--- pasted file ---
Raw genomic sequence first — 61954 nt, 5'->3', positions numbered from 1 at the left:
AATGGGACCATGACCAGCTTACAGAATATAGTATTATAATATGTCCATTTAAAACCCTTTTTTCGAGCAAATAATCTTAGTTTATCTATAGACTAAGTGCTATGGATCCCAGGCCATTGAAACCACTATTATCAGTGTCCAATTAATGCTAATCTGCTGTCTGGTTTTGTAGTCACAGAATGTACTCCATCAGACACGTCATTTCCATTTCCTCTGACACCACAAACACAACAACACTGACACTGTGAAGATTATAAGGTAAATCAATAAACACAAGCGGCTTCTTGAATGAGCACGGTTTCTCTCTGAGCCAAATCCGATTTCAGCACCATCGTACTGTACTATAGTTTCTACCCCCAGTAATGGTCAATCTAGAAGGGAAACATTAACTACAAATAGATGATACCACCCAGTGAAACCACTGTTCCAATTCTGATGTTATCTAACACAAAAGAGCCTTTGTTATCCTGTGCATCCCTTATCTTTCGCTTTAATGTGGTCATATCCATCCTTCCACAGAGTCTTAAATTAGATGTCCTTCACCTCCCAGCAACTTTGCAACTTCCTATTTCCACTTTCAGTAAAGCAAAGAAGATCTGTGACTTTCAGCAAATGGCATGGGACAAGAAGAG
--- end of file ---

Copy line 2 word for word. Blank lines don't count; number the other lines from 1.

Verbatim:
AATGGGACCATGACCAGCTTACAGAATATAGTATTATAATATGTCCATTTAAAACCCTTTTTTCGAGCAAATAATCTTAGTTTATCTATAGACTAAGTGCTATGGATCCCAGGCCATTGAAACCACTATTATCAGTGTCCAATTAATGCTAATCTGCTGTCTGGTTTTGTAGTCACAGAATGTACTCCATCAGACACGTCATTTCCATTTCCTCTGACACCACAAACACAACAACACTGACACTGTGAAGATTATAAGGTAAATCAATAAACACAAGCGGCTTCTTGAATGAGCACGGTTTCTCTCTGAGCCAAATCCGATTTCAGCACCATCGTACTGTACTATAGTTTCTACCCCCAGTAATGGTCAATCTAGAAGGGAAACATTAACTACAAATAGATGATACCACCCAGTGAAACCACTGTTCCAATTCTGATGTTATCTAACACAAAAGAGCCTTTGTTATCCTGTGCATCCCTTATCTTTCGCTTTAATGTGGTCATATCCATCCTTCCACAGAGTCTTAAATTAGATGTCCTTCACCTCCCAGCAACTTTGCAACTTCCTATTTCCACTTTCAGTAAAGCAAAGAAGATCTGTGACTTTCAGCAAATGGCATGGGACAAGAAGAG